In these situations one cannot just make an attempt and cease doing it if it doesn't work.
If you have no "handle" where to keep yourself your attempt to lean over the embankment to lift the other person can easily make you fall inside the trap. The man is grasping your hand and pulling you toward him with all his weight (as he's lifting himself) and you will not manage to lean backward. Gravity will work against you "big time".
A different case would be if, say, the man already had a knee above the embankment and you only have to help him for the last push.
For me it would be basically impossible to lift a man who is inside a hole up to his chest just by the sheer force of my arms/legs.
Where were the guard rails, the security, track and train avoidance equipment, and on and on. Statistics, that's what it comes down to. It was predetermined that xxx number of people would be injured and or killed in the subway. There are no absolutes in this world. Statistically next time or two maybe some citizen will save someone. And out of the saves stistically a few will be given the hero award as outstanding citizens which makes everything look really civilized.
If the people in this thread had their vote on whether to help or not help it would graph out as a nice bell curve.
Obviously the train driver now has to stop in exactly the right place!
Everything in this thread is pure speculation. What could have been done, what should have been done, what you or I could do, or would do, will always be speculation. We do not know.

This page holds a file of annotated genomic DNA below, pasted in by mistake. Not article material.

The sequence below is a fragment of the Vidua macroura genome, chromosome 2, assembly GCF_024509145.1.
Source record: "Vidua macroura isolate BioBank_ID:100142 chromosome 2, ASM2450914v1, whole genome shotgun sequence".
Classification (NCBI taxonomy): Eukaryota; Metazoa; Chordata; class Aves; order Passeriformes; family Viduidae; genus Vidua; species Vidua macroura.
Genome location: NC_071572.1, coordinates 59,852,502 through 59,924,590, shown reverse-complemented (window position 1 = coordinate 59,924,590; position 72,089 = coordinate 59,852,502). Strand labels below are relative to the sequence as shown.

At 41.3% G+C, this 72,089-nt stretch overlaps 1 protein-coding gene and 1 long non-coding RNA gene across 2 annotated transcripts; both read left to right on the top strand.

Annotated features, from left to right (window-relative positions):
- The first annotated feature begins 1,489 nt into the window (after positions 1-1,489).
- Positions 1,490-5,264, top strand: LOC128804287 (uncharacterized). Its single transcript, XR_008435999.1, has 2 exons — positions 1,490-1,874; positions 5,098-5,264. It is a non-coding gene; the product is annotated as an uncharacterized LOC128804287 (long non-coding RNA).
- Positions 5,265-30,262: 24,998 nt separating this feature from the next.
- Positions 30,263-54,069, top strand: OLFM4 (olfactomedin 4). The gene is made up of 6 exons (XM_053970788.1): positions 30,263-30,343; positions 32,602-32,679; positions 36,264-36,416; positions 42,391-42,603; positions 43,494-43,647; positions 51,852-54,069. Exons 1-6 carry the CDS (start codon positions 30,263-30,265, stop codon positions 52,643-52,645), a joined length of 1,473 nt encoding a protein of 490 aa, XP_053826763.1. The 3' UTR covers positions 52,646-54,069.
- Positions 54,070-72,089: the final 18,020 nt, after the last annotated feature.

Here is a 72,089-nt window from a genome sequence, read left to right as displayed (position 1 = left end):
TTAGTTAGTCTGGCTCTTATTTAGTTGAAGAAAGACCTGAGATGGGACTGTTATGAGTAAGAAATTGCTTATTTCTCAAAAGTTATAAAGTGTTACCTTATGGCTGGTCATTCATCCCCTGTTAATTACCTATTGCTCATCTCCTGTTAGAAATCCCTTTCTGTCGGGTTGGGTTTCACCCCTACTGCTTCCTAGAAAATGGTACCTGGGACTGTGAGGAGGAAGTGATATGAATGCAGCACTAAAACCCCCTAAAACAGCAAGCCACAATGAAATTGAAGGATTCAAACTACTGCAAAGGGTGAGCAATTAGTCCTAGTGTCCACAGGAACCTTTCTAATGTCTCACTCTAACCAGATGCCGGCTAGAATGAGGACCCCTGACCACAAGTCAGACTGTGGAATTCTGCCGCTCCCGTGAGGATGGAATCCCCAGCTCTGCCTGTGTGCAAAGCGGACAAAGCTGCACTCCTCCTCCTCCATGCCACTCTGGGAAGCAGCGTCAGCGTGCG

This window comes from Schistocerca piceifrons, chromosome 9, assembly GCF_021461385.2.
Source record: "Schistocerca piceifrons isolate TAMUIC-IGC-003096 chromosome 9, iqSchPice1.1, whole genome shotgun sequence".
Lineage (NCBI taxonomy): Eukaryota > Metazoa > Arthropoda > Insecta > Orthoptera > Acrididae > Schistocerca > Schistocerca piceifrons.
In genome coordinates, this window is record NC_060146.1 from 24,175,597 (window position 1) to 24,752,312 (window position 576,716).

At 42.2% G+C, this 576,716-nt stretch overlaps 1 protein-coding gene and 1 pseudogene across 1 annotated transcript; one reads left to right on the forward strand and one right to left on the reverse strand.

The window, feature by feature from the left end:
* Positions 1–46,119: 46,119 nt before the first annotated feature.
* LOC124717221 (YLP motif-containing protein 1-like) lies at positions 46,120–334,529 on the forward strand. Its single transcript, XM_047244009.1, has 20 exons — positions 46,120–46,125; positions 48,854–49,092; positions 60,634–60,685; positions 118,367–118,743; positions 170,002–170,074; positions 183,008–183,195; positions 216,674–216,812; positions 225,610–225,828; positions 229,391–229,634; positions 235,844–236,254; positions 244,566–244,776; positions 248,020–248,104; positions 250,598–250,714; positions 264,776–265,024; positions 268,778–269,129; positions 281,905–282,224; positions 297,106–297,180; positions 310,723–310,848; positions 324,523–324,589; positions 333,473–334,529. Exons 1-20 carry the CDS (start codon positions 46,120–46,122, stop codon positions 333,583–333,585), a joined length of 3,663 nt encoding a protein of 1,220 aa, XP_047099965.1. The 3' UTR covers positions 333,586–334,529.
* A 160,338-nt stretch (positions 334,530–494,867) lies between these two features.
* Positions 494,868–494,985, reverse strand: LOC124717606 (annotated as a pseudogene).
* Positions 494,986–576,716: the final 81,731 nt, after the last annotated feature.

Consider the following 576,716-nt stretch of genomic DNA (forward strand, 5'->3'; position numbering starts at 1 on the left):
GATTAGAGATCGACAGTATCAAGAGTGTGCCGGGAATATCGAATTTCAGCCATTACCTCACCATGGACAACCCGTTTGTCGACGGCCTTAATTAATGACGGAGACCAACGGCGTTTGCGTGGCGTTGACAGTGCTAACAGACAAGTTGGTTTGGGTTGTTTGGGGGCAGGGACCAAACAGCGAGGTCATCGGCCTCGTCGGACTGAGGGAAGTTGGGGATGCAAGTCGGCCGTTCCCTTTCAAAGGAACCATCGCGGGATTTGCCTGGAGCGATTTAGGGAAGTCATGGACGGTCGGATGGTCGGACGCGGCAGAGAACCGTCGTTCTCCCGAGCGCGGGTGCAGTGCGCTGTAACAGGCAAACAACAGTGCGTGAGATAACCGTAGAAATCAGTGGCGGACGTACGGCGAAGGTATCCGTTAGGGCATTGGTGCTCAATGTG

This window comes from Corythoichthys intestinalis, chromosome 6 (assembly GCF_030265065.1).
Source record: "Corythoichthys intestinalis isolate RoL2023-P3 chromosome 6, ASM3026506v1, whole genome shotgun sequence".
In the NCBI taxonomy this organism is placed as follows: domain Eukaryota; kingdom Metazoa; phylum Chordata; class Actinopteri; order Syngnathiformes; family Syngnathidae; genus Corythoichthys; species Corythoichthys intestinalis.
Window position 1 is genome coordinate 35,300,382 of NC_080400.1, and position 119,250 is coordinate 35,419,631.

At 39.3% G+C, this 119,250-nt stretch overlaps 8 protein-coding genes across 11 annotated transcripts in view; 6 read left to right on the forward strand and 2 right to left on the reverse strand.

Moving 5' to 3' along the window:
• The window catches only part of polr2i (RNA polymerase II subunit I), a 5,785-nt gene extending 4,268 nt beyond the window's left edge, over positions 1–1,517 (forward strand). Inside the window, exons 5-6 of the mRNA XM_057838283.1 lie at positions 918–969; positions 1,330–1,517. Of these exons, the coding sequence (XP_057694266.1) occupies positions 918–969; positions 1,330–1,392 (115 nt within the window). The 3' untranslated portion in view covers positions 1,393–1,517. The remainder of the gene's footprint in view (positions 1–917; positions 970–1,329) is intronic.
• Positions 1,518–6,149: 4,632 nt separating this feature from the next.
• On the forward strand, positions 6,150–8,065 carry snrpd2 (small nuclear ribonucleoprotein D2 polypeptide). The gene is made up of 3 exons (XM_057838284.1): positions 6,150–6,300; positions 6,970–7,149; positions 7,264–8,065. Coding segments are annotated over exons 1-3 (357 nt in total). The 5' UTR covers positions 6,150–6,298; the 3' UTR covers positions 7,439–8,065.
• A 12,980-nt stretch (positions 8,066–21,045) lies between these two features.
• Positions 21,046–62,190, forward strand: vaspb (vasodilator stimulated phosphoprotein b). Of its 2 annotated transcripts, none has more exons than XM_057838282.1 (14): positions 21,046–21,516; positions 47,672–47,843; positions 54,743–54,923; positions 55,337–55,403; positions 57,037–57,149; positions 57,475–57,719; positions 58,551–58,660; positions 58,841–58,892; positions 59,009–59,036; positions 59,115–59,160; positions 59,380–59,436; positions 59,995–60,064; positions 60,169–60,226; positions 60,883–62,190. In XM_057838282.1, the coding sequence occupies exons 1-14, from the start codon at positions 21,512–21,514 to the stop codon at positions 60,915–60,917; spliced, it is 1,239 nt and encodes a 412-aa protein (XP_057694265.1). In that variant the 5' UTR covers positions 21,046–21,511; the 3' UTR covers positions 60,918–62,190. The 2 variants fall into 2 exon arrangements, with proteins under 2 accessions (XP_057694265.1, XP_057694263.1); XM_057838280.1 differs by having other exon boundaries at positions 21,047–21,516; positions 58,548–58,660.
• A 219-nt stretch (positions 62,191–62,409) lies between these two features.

I have on occasion saved people from greater or lesser peril at some risk to myself. On a few occasions I have chosen courses of action or inaction that were short of "heroic". I can't tell you the exact reasons for either, it just happens. The outcome of any of it, as anyone who has been in these kinds of situation will tell you, is pure fate. There is no conscious decision, you just do or do not, and you don't know which it was, or what you could or should have done, but didn't, until it is over.
What we do know is that a man pushed another man off the platform in front of an oncoming train. We know who was killed and by whom. Everything else is lost to the fog of war, even, most likely, to those present. Perhaps for someone who was present there is some miserable hindsight available. It may or may not be 20/20, and i feel for that person. But there is no hindsight whatsoever for armchair speculators. We like to talk big, but we weren't there. We don't know. I find it fascinating that so many think they do.
With the double doors the persons trying to catch the train no matter what will slow the closing of the doors much more I suppose. Some people might remain with bags, umbrellas etc. "in between".
Now that I think about it, one of the things that slow underground train operations is that people must first get off, then people can get on. People trying to get on, in crowded stations and situations, are an obstacle to people getting off.
With modern trains which have carriages communicating with each other (a long "snake" where you can walk freely) tube trains could be optimized so that let's say the first carriages are for getting on only, and last carriages are for getting off only. That would make the pavement traffic "one way". All the internal paths of the tube stations could be optimized so as to avoid double senses of circulation.
I know some cities (Toronto? Boston?) have subways where there are platforms on both sides of the train, so the doors can be opened on one side for passengers to exit before the doors on the other side of the train open to let passengers enter. The (relatively) new AirTrain to JFK airport in Manhattan has glassed-in platforms with sliding doors. New York's subways are old, and I could imagine any kind of retrofitting would be a challenge and a huge expense that most people would argue would be better applied to building more lines to reduce crowding.